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After the children of Israel escaped Egypt, instead of immediately going to the promised land, they spent 40 years wandering in the wilderness. They were in limbo: an intermediate state or condition. I am in limbo. A little, Provo, studio-apartment limbo. My old house, not quite sold, my hoped-for home, not quite mine, and the state of both in question due to factors outside our control. So I am waiting out these 1%, first-world problems (truly, for there are millions of people displaced and suffering unimaginable pain in this world, and I think to complain?) trying to figure out what lessons I can learn from this period in my life.

Lesson 1: Politics can bring out the worst in people. If they aren’t insulting, they are condescending. If you disagree with them, you must be stupid or naive. Or both. They believe that if you saw just one more poorly-written screed, then surely you would change your mind and vote just like them. So be civil always and respect differences of opinion. That does not mean to always be silent. Sometimes we must speak up, but do so in a way that can never bring reproach. Be a light.

Lesson 2: Some things are worse than a liberal SCOTUS. I am uncertain about many things, but not about who I am voting for. When we first moved to Texas, Ann Richards was running for governor. Her Republican opponent was Clayton Williams. A more obnoxious bubba you never saw. He did not deserve to hold public office. I declined to vote for either because I disagreed with Ann Richards’ stand on most issues. The world didn’t end and Ann Richards lasted just one term. Since her time in office, Texas has been served by three good, (one very colorful) conservative governors. Hillary Clinton will become the president. She is horribly corrupt. Horribly. Her abuse of power and disregard for the lives of those who serve this country is enough to make you cry. It will not be pretty. Her opponent, Donald Trump, is an ignorant, non-conservative, misogynist bigot. His ardent followers are bullies who mistake nationalistic rhetoric for patriotism. He has a toxic effect on people – he reinforces vulgarity and coarseness in public discourse. Many who would not normally support him, do so now and make excuses for his behavior and his words and hold him up as an example of great business acumen. I fear his effect on civil society.

Lesson 3: Living close to a temple is really nice. I can see the Provo City Center temple from my apartment window. I have been to the temple almost every week. I love it. It is a refuge from the ugliness of the election and the uncertainty of my status as a resident of Utah. I ran into Melissa Dalton Bradford there. She is an author that I stumbled upon some time ago. I read her books and blog. She is a talented writer and has lived an interesting life. She lost a son in a tragic accident and her writings have given me a deeper understanding of and appreciation for the grieving process. Losing your parent after a long life is something we expect. But losing a loved one who is still relatively young or a child – that is a whole different kind of sorrow. Anyway, it was a pleasure to meet her. So glad I had lost my earrings and gone back to the temple to find them! Tender mercies.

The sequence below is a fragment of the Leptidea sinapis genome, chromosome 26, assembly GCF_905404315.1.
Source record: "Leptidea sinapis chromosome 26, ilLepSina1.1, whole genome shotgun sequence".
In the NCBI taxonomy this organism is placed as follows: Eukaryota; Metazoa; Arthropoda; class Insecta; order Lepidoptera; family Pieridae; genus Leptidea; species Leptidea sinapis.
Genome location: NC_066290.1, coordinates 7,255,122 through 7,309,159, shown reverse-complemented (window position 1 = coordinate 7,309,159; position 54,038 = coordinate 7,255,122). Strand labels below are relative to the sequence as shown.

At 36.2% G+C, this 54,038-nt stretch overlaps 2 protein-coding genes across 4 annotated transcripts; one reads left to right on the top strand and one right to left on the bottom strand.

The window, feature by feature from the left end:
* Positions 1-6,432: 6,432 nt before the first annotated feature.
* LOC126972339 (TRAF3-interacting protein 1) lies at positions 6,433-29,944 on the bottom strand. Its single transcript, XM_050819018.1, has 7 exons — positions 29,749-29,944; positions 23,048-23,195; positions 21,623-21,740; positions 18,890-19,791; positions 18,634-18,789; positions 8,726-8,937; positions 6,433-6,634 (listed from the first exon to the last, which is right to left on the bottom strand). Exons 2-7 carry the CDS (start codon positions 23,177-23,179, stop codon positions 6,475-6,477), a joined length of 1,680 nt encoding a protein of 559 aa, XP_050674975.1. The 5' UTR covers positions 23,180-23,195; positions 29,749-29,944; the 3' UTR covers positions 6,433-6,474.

Lesson 4: When you don’t feel like going to church, go anyway. Just. Go. Holly and Gared are out of town this weekend. Rob is flying. That meant I would be going to church alone. I was tempted to just go to sacrament and skip the rest, but I am glad I stayed. We studied Elder Holland’s talk from April 2016 conference. I needed that. He quotes Hebrews:  “Call to remembrance the former days, in which, after ye were illuminated, ye endured a great fight of afflictions.” Now, I do not have a “great fight of afflictions”, but this whole process of being in limbo and wondering if these sale and acquisition transactions are going to actual go through, it is trying for me. I start to wonder, “Did I hear correctly the answer to those prayers? Can I trust God?” The lesson was a reminder to me that, as Elder Holland says:

the first great commandment of all eternity is to love God with all of our heart, might, mind, and strength—that’s the first great commandment. But the first great truth of all eternity is that God loves us with all of His heart, might, mind, and strength. That love is the foundation stone of eternity, and it should be the foundation stone of our daily life.

So, whatever the outcome of our efforts to move out of this state of limbo, God knows the end from the beginning and has a plan. And, yes, I can trust Him.